Jeffrey Eugenides spurred on by Franzen rivalry

Jeffrey Eugenides

Related Stories

Pulitzer Prize-winning author Jeffrey Eugenides admits to a rivalry with fellow writer Jonathan Franzen but says the pair are "growing out of it", in an interview with Mark Lawson on Radio 4's Front Row.

Eugenides says the "friendly competition" between him and fellow author Franzen has been "useful".

"It's very male I think but you get spurred on by the other person," he says.

"We're growing out of it now that we're hitting middle age, but as young writers you feel a comradeship, and of course you feel a bit of jockeying too is inevitable.

"We're friends and we've gone along our own paths, we're very different writers so it doesn't come down to fisticuffs."

Find out more

The full interview with Jeffrey Eugenides will be on Front Row BBC Radio 4, on 10 November at 19:15 GMT

But Eugenides says he and Franzen, writer of Freedom and The Corrections, seem to be in a cycle when it comes to releasing their books.

"We're published by the same publishers, so they try to arrange it so we don't come out at the same time.

"I don't know if it will happen again, but it's strange - twice it's happened that I'm a year after him."

He jokes that one consequence of this is that he always gets asked about the length of time it takes him to write his novels, but Franzen does not.

His new book The Marriage Plot took him six years to write, he says. His last book Middlesex, which won the Pulitzer Prize for fiction, was released in 2002.

"You get a certain thing attached to you, with me it's slowness, and it's hard to shake it off but it could be worse I suppose."

He has published short stories but only one other novel, the cult best-seller The Virgin Suicides in 1993 but he says he does plan to publish more.

"I'm going to ramp up production," he says.

"I have got a book of short stories almost finished, I will finish it probably within the next year so I will have another book out quite soon. [But] I'm sure these questions [about slowness] will not cease."

Irritated editor

Eugenides says the characters in The Marriage Plot came out of another abandoned novel about a rich family throwing a debutante party.

He says he started to focus on the daughter Madeleine more and more and she consequently became the central character of The Marriage Plot.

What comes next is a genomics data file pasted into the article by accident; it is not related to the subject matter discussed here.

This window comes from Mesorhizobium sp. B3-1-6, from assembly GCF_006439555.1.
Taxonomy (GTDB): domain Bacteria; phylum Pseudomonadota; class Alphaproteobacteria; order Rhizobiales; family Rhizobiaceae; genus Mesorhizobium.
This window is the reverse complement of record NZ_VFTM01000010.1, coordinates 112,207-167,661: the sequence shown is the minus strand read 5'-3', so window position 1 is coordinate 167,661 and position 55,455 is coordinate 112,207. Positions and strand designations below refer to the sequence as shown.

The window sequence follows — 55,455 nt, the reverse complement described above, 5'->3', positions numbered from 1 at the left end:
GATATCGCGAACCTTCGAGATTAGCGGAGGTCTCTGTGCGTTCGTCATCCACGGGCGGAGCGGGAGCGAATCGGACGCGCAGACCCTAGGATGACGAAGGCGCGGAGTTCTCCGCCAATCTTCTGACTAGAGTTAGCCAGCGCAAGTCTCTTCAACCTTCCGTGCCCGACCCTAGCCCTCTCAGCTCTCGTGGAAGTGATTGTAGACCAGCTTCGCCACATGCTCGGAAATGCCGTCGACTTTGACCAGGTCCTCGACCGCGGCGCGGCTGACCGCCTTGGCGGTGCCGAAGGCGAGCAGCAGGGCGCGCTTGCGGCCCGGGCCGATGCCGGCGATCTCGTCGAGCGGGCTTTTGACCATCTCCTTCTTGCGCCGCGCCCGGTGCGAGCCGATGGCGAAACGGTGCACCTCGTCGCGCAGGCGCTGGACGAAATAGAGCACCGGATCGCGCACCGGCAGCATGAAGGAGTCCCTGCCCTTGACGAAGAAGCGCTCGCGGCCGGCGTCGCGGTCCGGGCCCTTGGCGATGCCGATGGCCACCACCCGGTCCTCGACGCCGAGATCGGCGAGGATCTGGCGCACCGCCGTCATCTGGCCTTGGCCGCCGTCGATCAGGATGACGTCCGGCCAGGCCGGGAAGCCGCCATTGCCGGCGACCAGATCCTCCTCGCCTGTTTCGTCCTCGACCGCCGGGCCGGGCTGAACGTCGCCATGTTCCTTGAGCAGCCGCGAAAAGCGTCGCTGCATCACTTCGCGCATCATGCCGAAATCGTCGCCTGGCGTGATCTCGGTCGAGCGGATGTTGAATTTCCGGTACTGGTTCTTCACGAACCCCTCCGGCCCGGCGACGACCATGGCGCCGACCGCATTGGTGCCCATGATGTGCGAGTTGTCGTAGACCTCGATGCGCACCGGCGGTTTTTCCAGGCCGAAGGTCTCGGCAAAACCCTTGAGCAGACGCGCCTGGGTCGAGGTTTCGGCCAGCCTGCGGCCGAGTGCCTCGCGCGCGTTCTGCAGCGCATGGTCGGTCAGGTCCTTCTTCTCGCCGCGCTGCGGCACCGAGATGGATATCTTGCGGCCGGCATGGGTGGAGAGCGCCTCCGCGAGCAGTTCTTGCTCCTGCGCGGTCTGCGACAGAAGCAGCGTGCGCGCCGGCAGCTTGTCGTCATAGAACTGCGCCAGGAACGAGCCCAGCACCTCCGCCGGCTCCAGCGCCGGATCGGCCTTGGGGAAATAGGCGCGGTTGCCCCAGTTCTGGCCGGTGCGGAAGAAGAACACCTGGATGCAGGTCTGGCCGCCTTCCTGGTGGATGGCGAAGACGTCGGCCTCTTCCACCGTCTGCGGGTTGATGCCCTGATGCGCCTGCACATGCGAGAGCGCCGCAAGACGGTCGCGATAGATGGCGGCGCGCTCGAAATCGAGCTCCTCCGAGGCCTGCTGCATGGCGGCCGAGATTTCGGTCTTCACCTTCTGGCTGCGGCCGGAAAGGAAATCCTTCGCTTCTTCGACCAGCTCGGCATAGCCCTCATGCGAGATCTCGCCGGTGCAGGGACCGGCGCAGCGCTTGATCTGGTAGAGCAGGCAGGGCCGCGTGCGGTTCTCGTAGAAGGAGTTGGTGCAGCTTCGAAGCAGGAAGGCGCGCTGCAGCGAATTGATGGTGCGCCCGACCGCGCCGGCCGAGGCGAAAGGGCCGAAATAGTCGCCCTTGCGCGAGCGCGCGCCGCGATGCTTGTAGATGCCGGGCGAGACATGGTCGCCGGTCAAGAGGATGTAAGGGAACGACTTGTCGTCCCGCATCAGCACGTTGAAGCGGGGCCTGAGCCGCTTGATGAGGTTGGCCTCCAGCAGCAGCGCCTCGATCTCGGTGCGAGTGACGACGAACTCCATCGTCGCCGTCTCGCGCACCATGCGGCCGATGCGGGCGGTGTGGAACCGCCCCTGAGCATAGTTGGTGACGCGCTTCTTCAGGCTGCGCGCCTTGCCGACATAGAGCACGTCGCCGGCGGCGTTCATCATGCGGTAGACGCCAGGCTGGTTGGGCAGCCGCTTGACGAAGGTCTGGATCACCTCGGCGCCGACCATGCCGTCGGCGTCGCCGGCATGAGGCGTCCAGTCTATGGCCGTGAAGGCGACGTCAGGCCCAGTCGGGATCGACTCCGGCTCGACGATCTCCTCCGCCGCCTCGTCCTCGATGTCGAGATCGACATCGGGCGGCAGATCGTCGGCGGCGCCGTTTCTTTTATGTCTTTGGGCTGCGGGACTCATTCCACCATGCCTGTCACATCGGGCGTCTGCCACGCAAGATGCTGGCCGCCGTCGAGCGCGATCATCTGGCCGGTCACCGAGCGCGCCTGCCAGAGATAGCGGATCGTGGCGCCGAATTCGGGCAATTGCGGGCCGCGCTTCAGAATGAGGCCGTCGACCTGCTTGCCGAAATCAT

And, he says, this was not the first time he has given up on a novel.

Book cover of The Marriage Plot Eugenides's editor had to give the author a deadline by which to finish

"I've abandoned four or five. I have quite a few aborted novels that I didn't think deserved anyone's time and didn't publish them, so I could have a longer list of publications, but you might not be talking to me."

He says his slowness does sometimes annoy his editor.

"My editor Jonathan Galassi is extremely patient, until he isn't, and then finally one day he comes and physically wrests the manuscript from my hands.

"When I finished Middlesex I was living in Berlin and he flew all the way over to Berlin, took the manuscript back to New York, read it and told me I was finished.

"He did a similar commando raid for the The Marriage Plot last December, and told me I was nearly finished and that I had better finish it by April. So he's patient until he suddenly loses patience."

Eugenides also explains why he has gained a reputation for resisting questions about his personal life.

"What I resist is the idea that an autobiographical reading means that the novel is absolutely consistent with your autobiography.

"Of course you draw from things in your life, you can't but do that in order to make a story real, and credible and new.

"But you change so many things while you do that, that the result is not consistent with your own life. That's what I think all of us writers resist.

"People think that if they read the book they'll know you and know what happened to you, but you know that you've changed so many things to make it work fictively that it's not the best way to read it.

"And my own life I'm quite sure is duller than my own books."

Although some people think otherwise, like the artist Tacita Dean's mother.

"[She] said a very funny thing. She read Middlesex [which has an intersex protagonist] and she was telling Tacita: 'Well he must be intersex or something'. Tacita was saying: 'No, no, of course not. I know him'.

"And her mother said: 'Don't be so naive!'"

The Marriage Plot is out now.

More on This Story

Related Stories

More Entertainment & Arts stories

RSS

Features

BBC © 2014 The BBC is not responsible for the content of external sites. Read more.

This page is best viewed in an up-to-date web browser with style sheets (CSS) enabled. While you will be able to view the content of this page in your current browser, you will not be able to get the full visual experience. Please consider upgrading your browser software or enabling style sheets (CSS) if you are able to do so.